The Cult of Thinness she argues that commercial campaigns beauty and dieting industry in 1980s and 1990s imposed unrealistic standards in beauty on contemporary women in first world countries. As countries become more cosmopolitan and Westernized, so the cult of thinness grows. In 2008, for example, a media furor was created when leading Indian actresses appeared to sport newly ultrathin bodies at a film premiere, thus abandoning the traditional preference for slightly rounded female stars of Bollywood, India’s film industry.
The Cult of Thinnes
Symptoms of the obsession with weight and beauty include the incidence of dieting, consumption of diet food and beverages, sales diet books, membership of weight-loss programs and consumption products the fitness industry (health clubs, exercise videos and exercise clothing and sportswear). Cosmetic surgery (e.g., liposuction, stomach banding, stomach stapling) has also become more widespread in the past decade.
While the desire for a svelte physique and toned body has traditionally been a preoccupation of women, men too have increasingly become caught up in it. There are many ironies in this state of affairs.
First, most of these weight-reduction techniques fail and yet consumers eagerly sign up for more. Second, while some television and media programs, news stories, and advertisements heavily promote weight-loss products and lifestyles, others aggressively promote fast-food outlets, recipes, and food dependent leisure activities.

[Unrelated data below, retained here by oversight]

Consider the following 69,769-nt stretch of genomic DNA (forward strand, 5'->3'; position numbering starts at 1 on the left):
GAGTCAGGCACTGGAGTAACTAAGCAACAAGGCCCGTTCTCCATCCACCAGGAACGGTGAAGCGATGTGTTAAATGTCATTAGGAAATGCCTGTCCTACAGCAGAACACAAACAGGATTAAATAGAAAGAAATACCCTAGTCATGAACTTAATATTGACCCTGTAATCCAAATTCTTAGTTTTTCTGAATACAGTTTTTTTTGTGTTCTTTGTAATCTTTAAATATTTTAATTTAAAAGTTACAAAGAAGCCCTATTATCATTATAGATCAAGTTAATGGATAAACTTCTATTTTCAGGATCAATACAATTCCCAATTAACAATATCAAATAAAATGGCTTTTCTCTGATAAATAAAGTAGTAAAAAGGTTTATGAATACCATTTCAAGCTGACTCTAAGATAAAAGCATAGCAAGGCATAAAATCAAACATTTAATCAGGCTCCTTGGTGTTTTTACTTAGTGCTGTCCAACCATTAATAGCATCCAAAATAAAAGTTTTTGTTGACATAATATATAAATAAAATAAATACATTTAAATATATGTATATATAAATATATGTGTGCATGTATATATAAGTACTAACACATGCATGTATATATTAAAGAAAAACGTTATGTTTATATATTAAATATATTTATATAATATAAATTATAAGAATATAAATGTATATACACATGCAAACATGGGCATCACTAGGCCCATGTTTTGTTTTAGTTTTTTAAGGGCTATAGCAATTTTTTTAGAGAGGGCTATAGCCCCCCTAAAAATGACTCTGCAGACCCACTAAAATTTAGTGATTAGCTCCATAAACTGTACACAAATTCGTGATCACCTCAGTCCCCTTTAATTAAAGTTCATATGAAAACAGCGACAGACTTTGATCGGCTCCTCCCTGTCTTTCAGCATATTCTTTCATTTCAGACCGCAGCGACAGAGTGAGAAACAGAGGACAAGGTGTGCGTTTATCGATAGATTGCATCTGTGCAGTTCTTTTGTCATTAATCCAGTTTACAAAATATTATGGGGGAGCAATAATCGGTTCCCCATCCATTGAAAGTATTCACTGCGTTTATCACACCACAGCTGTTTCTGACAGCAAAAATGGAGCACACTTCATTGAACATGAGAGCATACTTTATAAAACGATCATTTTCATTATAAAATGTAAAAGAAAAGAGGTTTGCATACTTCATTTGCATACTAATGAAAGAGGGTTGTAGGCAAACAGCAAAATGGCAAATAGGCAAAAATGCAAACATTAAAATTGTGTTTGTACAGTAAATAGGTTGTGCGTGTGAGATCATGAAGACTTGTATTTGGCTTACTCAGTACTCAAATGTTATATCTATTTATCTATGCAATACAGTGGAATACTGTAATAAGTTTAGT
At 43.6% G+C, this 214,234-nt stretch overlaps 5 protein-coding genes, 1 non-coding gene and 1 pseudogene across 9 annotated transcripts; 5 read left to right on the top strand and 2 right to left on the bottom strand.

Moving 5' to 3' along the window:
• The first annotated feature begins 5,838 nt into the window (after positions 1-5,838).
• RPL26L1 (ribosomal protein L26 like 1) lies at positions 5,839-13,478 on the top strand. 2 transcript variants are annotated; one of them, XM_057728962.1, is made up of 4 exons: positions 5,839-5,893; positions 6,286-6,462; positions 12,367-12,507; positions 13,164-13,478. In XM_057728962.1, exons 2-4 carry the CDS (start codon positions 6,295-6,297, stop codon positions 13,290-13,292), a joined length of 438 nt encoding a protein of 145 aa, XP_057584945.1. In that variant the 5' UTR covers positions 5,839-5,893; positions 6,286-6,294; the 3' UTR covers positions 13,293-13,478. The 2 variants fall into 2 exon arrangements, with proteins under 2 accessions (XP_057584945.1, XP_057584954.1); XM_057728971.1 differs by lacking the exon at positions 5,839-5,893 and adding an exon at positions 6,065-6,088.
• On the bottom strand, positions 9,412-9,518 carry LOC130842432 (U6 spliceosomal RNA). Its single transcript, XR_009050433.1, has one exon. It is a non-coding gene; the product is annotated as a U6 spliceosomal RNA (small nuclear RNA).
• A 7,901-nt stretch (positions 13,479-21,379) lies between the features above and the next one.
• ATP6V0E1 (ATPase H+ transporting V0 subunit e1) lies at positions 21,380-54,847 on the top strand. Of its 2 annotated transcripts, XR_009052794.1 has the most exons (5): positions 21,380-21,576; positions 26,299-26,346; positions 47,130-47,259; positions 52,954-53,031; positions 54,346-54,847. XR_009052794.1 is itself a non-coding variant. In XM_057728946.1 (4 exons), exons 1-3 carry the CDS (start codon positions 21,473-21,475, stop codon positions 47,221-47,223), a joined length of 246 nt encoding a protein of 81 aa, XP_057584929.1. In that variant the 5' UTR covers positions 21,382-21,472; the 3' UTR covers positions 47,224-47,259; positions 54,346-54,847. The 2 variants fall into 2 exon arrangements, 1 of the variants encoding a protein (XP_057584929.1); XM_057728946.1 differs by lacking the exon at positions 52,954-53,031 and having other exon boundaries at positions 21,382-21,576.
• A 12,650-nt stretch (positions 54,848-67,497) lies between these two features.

Third, while role models such as fashion models, actors, musicians, and other celebrities are pressured to become and stay unnaturally thin, this occurs in a media discourse that celebrates their ideal shape, on the one hand, yet castigates as abnormal, unhealthy, and risky this obsession with thinness, on the other.
Fourth, the cult of thinness has spawned a myriad of eating disorders among young women and increasingly men) and some occupations such as models, air stewards, dancers, actors, performers, beauty pageant contestants, and gymnasts and other athletes as well as the wives of rich men) are even being called the anorexic professions.
So how did we get to this contradictory state of affairs?
In preindustrial societies, the ideal body shape was often rounded and well endowed because it was associated with health and fertility. However, a trend toward thinner bodies can be detected as modernity took hold of European culture. Partly, this concerned the changing conventions about ideal body shapes that accompanied the emergence modern fashion systems, but in addition, a succession of moral panics about starving, tight lacing, the condition called consumption and beauty regimes attests to the underlying concern about body shape and size.
While the Victorian era exalted the S-shaped female body (large bosom, small waist, and large bustle), this silhouette later fell out of favor. Gymnastics for girls and women promoted exercises and lady like sports that required a more a streamlined figure and muscular physique, and bicycling became a popular pastime for women, who reveled in the freedom it gave them.